It’s not always easy to find a shopper who fits the criteria, Buxton says, and shops should avoid hiring a friend or family member because they don’t always have the ability to offer quality, useful and unbiased feedback.

Buxton says there are several national organizations and consulting programs that provide mystery shopping services to the auto repair industry for roughly $250–$1,000. She suggests finding a firm with significant experience in the auto industry, one that specializes in providing services to small, independent businesses. It should also have a strong pool of mystery shoppers to find one who best matches your needs, and the firm should provide detailed reports to monitor performance over time.

4. Conduct a benchmark study. Conduct an initial mystery shopping trip without telling any employees, Buxton says. Use those results as a benchmark to determine how you’re currently performing. That allows owners to create a baseline on which to compare future results.

5. Announce the Initiative. Following the benchmark study, let every employee know about the mystery shopping program. Explain that it’s not designed as a spy tactic, but rather a strategy to identify and improve key performance metrics for the betterment of the operation. Show employees the assessment so they know what behaviors will be monitored.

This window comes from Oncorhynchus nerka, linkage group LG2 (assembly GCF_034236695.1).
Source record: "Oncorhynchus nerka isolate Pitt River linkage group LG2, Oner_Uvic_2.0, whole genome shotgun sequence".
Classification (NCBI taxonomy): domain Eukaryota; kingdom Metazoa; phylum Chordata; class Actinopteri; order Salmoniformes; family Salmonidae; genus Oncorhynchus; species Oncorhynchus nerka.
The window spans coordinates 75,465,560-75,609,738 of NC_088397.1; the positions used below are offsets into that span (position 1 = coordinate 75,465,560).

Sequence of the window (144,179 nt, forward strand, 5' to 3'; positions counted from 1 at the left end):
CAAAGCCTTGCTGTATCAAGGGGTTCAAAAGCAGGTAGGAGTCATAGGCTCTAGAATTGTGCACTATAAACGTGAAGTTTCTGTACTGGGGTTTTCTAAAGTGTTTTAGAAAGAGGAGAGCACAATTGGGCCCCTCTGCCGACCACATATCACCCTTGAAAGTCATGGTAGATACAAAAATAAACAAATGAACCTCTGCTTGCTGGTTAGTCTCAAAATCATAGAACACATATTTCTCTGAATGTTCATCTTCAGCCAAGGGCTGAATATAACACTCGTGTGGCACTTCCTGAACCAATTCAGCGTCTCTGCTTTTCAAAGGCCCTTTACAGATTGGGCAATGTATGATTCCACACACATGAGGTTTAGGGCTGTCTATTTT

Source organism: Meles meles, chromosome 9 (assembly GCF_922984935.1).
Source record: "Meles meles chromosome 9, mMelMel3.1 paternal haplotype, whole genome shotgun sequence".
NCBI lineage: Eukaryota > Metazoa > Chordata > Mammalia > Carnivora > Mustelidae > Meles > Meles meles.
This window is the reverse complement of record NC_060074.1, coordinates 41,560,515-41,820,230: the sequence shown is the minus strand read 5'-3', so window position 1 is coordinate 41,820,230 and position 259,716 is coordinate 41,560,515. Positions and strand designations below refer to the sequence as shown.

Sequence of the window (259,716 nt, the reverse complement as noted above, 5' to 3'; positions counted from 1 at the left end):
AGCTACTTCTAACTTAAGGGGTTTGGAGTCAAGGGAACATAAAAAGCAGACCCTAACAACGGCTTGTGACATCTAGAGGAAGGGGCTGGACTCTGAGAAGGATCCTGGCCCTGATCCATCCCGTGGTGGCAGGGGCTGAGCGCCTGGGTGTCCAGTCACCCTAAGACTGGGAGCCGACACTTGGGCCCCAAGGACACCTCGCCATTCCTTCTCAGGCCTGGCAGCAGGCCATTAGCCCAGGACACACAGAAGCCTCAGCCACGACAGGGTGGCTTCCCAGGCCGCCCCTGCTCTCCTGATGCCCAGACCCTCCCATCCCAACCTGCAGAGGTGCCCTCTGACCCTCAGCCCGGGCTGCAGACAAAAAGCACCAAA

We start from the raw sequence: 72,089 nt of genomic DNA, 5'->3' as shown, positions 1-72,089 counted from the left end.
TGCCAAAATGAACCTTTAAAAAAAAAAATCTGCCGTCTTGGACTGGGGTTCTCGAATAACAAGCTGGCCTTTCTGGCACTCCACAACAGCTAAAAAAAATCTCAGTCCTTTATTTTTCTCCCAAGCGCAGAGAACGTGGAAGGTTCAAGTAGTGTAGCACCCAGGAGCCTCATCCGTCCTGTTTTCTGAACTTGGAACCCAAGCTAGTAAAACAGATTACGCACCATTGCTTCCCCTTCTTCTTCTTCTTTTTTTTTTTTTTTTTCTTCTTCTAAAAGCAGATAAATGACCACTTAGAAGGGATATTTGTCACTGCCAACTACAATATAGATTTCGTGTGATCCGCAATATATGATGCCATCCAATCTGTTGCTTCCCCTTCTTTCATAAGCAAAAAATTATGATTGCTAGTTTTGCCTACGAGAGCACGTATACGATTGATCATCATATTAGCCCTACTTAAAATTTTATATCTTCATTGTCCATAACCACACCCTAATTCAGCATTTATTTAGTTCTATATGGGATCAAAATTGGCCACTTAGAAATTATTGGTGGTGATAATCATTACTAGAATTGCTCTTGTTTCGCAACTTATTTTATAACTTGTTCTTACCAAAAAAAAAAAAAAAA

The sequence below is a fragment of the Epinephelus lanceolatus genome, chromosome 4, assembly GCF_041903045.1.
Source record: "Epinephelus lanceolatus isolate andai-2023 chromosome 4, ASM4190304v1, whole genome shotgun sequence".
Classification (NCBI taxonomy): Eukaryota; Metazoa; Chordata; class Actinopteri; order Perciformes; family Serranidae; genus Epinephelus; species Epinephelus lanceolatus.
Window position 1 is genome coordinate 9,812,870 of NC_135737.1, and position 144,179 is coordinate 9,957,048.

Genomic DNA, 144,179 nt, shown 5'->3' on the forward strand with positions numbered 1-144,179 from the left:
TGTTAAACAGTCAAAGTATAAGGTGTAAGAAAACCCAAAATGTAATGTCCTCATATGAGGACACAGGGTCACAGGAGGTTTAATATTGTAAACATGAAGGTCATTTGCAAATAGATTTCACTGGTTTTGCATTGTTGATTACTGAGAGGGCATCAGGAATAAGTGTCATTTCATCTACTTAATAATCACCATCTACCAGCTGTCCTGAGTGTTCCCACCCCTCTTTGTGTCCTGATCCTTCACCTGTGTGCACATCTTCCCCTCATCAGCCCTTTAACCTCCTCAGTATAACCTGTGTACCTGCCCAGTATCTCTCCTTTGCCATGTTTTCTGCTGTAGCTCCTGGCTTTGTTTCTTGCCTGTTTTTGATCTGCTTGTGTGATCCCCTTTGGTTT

The goal of that is to quickly ensure every employee will perform their absolute best with every customer. Letting employees know about the mystery shopper doesn’t defeat the purpose of the effort because they still don’t know who will be coming or when it will happen.

6. Do it regularly. Mystery shopping shouldn’t be a “one-and-done” effort, Buxton says. Some of the best programs are conducted on a monthly basis to keep employees alert.
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7. Hit different employees. The size and specifics of your operation will drive your timing and frequency of the mystery shopping process, Buxton says. Ultimately, make sure you assess every office employee. For example, you might have daytime, evening, weekday and weekend hours when different sets of employees work. It’s a good idea to conduct the mystery shopping process for each group.